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Inspecting sealed food pouches at speed

20 March 2023

Find out how thermal inspection has speeded up output on the production lines of one global food brand.

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At a time when costs are rising alarmingly, ever more food companies are starting to open up to the idea that automation can help minimise waste and reduce downtime.

Just one example that demonstrates how automation can offer huge benefits is the case of a multinational food corporation based in South-East Asia, which recently approached Bytronic Vision Intelligence to help it find a solution to reduce waste and knock-on production line costs caused by mandatory downtime as a result of contamination.

The factory packages food and hygiene products in sealed pouches and regularly ships out everything from liquid food and yoghurt to shampoo. Unfortunately, the organisation was battling a mounting waste problem caused by issues with ensuring that each pouch was correctly sealed.

If a pouch wasn’t correctly sealed, the product could leak out in transit and contaminate an entire delivery or, worse yet, rupture during production and cause the entire line to need to be shut down and decontaminated – and all exposed product would need to be disposed of. 

A big problem
This was a big problem – producing around three pouches every second across seven production lines, over 1.8 million pouches an hour or 12.7 million in a week, every second of downtime created costly run-offs and delays that negatively impacted both its deliverables and its reputation throughout the supply chain.

John Dunlop, chief technology officer and founder of Bytronic Vision Intelligence and lead integrator for this application, explains how Bytronic’s SealCheck thermal camera system was able to help the company halve wastage and reduced costs.

“The manufacturer found it was producing much more waste than it wanted – mainly because there are all kinds of variables in the packaging process. Using heated jaws, its machines plant a pouch to seal the sides and the backs of each product. But there are a lot of variables going on with this – temperature, the jaws themselves, the pressure applied, the speed, the position, the material that they are making, the pouches – the list goes on and on.”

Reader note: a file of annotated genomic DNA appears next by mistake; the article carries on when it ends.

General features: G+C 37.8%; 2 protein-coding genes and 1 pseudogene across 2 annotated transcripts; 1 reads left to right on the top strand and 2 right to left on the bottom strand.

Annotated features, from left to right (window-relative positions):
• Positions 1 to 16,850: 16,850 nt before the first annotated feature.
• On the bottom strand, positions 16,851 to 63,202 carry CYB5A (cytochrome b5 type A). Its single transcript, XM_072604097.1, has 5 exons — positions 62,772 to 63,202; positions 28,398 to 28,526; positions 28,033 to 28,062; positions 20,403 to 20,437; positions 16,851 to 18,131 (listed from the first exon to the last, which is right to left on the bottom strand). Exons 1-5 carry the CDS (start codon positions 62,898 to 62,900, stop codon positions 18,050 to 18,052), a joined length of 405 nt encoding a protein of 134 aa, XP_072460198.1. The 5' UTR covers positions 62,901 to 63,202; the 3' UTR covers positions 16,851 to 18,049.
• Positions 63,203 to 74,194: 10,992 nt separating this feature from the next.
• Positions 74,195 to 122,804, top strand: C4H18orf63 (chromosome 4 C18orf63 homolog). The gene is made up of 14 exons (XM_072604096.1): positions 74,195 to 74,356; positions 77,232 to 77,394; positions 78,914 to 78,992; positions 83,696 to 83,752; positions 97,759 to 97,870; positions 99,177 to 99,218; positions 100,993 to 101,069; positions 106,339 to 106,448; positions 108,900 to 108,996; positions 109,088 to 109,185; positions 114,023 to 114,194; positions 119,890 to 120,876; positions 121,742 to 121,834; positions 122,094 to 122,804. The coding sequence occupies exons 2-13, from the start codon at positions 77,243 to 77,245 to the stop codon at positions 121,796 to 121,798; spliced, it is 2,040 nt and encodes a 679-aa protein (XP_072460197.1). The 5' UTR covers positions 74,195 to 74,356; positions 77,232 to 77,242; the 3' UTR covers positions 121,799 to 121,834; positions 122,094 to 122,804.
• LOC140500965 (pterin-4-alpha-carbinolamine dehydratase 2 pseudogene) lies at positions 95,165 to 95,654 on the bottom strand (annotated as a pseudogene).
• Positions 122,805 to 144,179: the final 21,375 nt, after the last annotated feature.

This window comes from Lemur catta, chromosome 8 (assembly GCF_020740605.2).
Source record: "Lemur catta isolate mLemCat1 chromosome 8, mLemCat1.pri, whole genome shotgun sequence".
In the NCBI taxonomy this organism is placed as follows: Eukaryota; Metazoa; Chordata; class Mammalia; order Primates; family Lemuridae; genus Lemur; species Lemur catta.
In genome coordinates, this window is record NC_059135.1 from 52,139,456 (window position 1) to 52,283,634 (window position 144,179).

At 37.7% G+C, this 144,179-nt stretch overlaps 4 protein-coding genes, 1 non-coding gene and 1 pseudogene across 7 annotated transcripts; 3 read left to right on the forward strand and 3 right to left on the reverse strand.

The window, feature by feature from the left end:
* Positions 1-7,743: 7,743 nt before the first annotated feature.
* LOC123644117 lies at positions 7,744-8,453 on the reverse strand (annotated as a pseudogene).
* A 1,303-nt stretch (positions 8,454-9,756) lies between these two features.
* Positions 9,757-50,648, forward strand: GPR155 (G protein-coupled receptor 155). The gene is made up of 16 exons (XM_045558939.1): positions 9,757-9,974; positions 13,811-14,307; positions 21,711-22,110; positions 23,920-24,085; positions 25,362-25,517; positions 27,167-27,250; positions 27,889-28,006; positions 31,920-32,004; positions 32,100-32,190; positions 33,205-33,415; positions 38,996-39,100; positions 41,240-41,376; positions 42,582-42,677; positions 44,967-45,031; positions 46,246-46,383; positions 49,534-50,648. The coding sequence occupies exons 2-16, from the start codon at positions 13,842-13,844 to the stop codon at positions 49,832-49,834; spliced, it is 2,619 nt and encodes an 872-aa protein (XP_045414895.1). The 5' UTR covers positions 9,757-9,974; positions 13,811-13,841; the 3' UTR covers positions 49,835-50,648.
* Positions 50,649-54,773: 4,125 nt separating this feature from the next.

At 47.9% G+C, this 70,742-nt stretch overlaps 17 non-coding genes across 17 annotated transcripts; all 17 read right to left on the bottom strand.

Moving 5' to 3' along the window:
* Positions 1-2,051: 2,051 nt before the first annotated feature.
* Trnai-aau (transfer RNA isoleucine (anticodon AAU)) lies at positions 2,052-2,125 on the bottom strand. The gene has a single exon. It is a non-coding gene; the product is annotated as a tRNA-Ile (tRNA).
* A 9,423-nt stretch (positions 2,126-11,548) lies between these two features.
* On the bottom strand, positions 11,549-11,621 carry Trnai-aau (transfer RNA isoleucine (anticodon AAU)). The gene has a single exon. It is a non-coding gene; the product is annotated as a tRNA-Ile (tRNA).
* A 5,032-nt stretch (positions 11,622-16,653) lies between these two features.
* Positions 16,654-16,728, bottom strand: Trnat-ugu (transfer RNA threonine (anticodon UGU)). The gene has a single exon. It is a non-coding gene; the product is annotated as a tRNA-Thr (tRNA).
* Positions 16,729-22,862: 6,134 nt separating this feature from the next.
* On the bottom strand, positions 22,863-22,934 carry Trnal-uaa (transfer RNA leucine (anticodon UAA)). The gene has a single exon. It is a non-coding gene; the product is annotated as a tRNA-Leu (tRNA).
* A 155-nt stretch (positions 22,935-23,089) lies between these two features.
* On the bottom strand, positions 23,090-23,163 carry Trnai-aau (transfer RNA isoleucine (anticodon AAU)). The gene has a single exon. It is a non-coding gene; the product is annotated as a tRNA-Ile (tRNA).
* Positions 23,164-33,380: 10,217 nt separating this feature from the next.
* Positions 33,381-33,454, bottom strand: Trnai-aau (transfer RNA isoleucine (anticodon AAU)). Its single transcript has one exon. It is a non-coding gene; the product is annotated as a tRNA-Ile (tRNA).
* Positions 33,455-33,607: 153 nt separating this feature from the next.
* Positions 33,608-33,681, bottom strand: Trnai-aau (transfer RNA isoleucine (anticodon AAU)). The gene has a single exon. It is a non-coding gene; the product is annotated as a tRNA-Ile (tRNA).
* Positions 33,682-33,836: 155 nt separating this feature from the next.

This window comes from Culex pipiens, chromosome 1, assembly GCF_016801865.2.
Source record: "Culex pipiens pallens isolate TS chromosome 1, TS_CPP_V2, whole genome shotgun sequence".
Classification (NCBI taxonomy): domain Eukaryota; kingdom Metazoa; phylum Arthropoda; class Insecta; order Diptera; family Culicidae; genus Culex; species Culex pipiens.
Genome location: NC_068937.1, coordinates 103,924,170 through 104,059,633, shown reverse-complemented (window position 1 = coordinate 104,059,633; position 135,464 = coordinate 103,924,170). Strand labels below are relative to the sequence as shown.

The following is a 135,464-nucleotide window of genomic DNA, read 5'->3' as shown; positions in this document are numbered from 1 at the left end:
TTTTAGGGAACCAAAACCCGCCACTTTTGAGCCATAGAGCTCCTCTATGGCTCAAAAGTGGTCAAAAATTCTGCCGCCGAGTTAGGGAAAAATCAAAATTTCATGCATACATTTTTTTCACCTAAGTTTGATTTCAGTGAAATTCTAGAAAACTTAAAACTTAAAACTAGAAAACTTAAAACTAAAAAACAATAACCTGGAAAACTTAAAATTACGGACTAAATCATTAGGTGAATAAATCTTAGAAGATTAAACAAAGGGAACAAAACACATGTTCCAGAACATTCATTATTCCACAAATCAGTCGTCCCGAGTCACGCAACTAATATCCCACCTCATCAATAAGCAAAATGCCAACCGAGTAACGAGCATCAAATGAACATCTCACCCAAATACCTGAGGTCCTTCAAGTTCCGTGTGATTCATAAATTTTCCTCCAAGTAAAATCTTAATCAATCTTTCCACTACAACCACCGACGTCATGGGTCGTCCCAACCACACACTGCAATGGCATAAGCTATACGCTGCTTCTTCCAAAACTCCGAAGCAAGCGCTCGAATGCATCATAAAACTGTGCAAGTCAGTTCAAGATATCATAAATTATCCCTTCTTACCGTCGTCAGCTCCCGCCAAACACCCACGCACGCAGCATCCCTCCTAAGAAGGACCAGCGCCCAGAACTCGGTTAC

A trial was set up using Bytronic’s portable trial kit which contained everything required for making accurate readings in one location. This solution was able to clearly show the distinction between the baseline temperature of the pouches and the temperature of the plastic after being sealed – which is 175°C. This allowed the identification and isolation of any pouches that were incorrectly sealed in as little as 50-100 milliseconds, enabling them to be removed from the line before they leaked or ruptured – thus preventing product loss and eliminating unnecessary downtime.

 “The critical thing to note is that we were using a non-contact inspection method that can see things that humans simply can’t. Operators cannot just look at a pouch and tell whether it is properly sealed. So, operators traditionally would simply run samples, typically picking up a pouch and squeezing it or putting it in a clamp to see if it’s properly sealed,” continued Dunlop. “That brings its inherent problems. If, for example, testing one in every 1000 packs, then it might be that you just happened to choose the one that was properly sealed and the remaining 999 of them were not properly sealed – it’s entirely possible.” 

With the Bytronic solution, this is no longer necessary. The thermal, non-contact method for inline inspection makes failures on the production line clearly visible. 

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